Retrospective of American Photographer Robert Adams to Tour Internationally
Organized by the Yale University Art Gallery, the multivenue traveling exhibition is now on view at the Denver Art Museum
Robert Adams: The Place We Live, A Retrospective Selection of Photographs is an exhibition and accompanying publication organized by the Yale University Art Gallery that showcases the artistic legacy of the American photographer Robert Adams. Featuring nearly 300 works spanning Adams’s 45-year career, the retrospective opened at the Vancouver Art Gallery, British Columbia, in the fall of 2010, is now on view at the Denver Art Museum, and will travel to institutions throughout the United States and Europe through 2014.
Since becoming a photographer in the mid-1960s, Adams has been widely regarded as one of the most significant and influential chroniclers of the American West. He is best known for his austere, nuanced photographs of suburban development in Colorado during the late 1960s and early 1970s, images that first came to prominence through his seminal book The New West (1974). Other major projects include From the Missouri West, a series of expansive views of grand landscapes scarred by human intervention; Our Lives and Our Children, a disarmingly tender series of portraits of ordinary people going about their lives in the shadow of a nearby nuclear processing facility; Los Angeles Spring, a portrayal of a once-verdant paradise choked by violence and smog; Listening to the River, fragmentary views of rural and suburban Colorado locales that evoke the sensory pleasures of walking; and West from the Columbia and Turning Back, two bodies of work that explore the promise and ruin of the Pacific Northwestern area that Adams now calls home.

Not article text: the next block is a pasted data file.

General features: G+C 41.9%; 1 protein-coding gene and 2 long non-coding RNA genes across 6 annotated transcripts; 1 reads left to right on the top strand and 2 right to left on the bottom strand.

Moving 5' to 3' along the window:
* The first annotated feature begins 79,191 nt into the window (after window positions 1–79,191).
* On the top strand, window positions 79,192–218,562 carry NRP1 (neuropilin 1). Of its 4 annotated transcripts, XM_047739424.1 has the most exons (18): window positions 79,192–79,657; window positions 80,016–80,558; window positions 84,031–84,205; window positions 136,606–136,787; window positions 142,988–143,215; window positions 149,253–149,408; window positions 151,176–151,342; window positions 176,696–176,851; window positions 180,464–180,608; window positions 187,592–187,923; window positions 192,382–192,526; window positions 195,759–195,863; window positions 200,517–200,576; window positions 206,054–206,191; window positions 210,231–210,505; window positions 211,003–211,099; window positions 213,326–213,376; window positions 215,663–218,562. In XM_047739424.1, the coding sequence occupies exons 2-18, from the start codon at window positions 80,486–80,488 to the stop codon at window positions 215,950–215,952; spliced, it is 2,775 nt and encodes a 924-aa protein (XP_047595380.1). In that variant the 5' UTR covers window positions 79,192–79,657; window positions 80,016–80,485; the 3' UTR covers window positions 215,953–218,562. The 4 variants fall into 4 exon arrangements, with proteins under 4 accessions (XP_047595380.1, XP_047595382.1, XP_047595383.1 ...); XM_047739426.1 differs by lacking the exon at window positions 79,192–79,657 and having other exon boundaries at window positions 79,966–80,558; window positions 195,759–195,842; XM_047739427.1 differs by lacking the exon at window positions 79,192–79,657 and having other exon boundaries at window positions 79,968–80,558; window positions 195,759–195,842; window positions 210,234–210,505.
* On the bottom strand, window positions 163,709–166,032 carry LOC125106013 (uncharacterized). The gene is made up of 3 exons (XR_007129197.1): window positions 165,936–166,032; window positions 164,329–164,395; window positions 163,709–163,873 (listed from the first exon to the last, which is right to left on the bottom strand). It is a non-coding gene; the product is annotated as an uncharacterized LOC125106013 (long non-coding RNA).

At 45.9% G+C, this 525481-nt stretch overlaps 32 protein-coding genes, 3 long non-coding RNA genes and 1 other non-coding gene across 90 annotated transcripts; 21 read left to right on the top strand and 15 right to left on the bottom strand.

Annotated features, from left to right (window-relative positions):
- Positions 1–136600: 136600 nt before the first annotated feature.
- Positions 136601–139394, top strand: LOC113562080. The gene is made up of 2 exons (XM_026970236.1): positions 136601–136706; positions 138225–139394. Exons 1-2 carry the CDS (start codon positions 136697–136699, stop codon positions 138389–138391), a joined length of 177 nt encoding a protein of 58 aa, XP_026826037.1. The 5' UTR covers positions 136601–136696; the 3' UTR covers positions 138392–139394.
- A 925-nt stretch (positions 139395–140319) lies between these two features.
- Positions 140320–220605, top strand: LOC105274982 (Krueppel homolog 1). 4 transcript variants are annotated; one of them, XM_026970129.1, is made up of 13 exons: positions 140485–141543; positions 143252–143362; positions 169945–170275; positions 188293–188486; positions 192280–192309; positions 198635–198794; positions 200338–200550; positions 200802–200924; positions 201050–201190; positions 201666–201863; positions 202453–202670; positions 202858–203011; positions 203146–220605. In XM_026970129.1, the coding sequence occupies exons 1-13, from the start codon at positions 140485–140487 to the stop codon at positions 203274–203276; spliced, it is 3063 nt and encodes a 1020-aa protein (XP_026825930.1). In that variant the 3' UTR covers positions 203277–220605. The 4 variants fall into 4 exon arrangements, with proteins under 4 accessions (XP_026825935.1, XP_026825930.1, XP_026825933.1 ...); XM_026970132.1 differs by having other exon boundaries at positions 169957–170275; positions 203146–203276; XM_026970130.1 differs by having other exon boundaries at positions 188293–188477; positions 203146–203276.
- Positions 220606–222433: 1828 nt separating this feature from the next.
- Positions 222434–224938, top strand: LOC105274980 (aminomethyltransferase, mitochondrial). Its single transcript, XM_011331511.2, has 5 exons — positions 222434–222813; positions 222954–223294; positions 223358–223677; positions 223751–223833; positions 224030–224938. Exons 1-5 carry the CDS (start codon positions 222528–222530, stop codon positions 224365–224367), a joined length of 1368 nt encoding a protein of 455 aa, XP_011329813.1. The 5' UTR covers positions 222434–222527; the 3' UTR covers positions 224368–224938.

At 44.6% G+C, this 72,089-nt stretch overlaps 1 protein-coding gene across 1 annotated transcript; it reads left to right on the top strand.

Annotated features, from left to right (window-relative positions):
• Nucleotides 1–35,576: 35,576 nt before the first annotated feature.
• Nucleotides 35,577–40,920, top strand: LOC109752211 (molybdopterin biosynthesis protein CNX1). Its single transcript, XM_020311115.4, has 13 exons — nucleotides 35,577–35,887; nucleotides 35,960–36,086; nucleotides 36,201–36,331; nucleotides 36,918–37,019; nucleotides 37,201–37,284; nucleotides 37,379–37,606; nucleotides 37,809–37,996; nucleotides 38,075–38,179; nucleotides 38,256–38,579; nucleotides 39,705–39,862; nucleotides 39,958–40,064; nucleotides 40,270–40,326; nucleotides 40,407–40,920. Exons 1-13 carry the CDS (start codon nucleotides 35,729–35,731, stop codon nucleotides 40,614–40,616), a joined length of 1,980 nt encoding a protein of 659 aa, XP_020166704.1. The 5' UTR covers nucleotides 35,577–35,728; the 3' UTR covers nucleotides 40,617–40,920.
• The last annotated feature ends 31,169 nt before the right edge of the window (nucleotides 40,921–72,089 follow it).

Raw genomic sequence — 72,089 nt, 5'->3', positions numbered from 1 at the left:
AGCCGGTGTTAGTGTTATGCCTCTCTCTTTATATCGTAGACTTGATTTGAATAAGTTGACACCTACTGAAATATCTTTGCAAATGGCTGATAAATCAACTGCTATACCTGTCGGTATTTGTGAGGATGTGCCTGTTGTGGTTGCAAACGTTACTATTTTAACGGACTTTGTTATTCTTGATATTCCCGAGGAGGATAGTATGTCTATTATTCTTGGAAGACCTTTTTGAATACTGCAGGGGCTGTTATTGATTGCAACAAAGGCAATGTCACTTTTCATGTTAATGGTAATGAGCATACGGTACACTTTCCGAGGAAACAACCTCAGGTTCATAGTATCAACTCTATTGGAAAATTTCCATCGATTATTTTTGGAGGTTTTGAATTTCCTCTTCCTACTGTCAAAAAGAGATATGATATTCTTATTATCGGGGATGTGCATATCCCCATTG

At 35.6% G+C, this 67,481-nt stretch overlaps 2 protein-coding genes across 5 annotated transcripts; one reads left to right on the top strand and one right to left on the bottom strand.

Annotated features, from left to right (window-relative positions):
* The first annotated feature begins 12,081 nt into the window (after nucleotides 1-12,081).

Robert Adams: The Place We Live traces Adams’s long engagement with American life and his pursuit of redemptive light and beauty amidst mankind’s increasingly tragic relationship with the natural world. Adams’s remarkable, often understated images resist simplification of subjects both ordinary and grand, precisely balancing the complexities and contradictions found in modern life. Taken as a whole, this exhibition elucidates the photographer’s civic goals: to consider the privilege of the place we were given and the obligations of citizenship—not only in the western United States but also, by extension, in the wider world.
Featuring nearly 300 gelatin silver prints drawn from the Yale University Art Gallery’s master sets of the photographer’s work, Robert Adams: The Place We Live, A Retrospective Selection of Photographs will weave together for the first time the various aspects of Adams’s four decades of work in the American landscape into a cohesive, epic narrative of the American experience in the late 20th and early 21st centuries. Each of the photographer’s major projects will be represented, beginning with his early pictures of quiet buildings and monuments erected by prior settlers of his native Colorado and concluding with his most recent images of forests and migratory birds in the Pacific Northwest region of the United States. Also included in the exhibition are texts excerpted from Adams’s own articulate writings.